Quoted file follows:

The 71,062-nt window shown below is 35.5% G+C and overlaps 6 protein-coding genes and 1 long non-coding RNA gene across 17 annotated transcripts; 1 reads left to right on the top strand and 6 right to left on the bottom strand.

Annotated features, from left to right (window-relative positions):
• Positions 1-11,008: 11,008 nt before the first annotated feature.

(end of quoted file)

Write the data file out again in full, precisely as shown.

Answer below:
The 71,062-nt window shown below is 35.5% G+C and overlaps 6 protein-coding genes and 1 long non-coding RNA gene across 17 annotated transcripts; 1 reads left to right on the top strand and 6 right to left on the bottom strand.

Annotated features, from left to right (window-relative positions):
• Positions 1-11,008: 11,008 nt before the first annotated feature.